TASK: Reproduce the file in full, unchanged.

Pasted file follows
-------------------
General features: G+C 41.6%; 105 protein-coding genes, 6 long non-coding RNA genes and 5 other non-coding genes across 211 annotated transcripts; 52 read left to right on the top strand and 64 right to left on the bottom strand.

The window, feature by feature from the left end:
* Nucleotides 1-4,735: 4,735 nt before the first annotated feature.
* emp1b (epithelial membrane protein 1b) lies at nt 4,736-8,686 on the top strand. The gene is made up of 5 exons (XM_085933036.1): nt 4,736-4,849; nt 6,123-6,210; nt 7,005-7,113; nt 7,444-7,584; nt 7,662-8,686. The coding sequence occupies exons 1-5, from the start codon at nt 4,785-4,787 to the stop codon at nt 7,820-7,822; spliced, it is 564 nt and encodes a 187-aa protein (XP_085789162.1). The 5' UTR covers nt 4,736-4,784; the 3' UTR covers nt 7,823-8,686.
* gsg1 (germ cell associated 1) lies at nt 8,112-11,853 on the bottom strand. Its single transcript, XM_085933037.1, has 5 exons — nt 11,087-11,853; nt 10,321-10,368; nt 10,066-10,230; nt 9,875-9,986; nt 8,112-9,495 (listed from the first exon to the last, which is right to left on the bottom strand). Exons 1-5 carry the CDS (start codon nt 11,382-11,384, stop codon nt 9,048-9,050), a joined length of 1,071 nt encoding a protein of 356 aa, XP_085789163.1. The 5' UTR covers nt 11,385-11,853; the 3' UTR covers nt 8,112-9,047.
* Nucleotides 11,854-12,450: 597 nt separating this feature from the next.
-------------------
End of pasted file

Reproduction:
General features: G+C 41.6%; 105 protein-coding genes, 6 long non-coding RNA genes and 5 other non-coding genes across 211 annotated transcripts; 52 read left to right on the top strand and 64 right to left on the bottom strand.

The window, feature by feature from the left end:
* Nucleotides 1-4,735: 4,735 nt before the first annotated feature.
* emp1b (epithelial membrane protein 1b) lies at nt 4,736-8,686 on the top strand. The gene is made up of 5 exons (XM_085933036.1): nt 4,736-4,849; nt 6,123-6,210; nt 7,005-7,113; nt 7,444-7,584; nt 7,662-8,686. The coding sequence occupies exons 1-5, from the start codon at nt 4,785-4,787 to the stop codon at nt 7,820-7,822; spliced, it is 564 nt and encodes a 187-aa protein (XP_085789162.1). The 5' UTR covers nt 4,736-4,784; the 3' UTR covers nt 7,823-8,686.
* gsg1 (germ cell associated 1) lies at nt 8,112-11,853 on the bottom strand. Its single transcript, XM_085933037.1, has 5 exons — nt 11,087-11,853; nt 10,321-10,368; nt 10,066-10,230; nt 9,875-9,986; nt 8,112-9,495 (listed from the first exon to the last, which is right to left on the bottom strand). Exons 1-5 carry the CDS (start codon nt 11,382-11,384, stop codon nt 9,048-9,050), a joined length of 1,071 nt encoding a protein of 356 aa, XP_085789163.1. The 5' UTR covers nt 11,385-11,853; the 3' UTR covers nt 8,112-9,047.
* Nucleotides 11,854-12,450: 597 nt separating this feature from the next.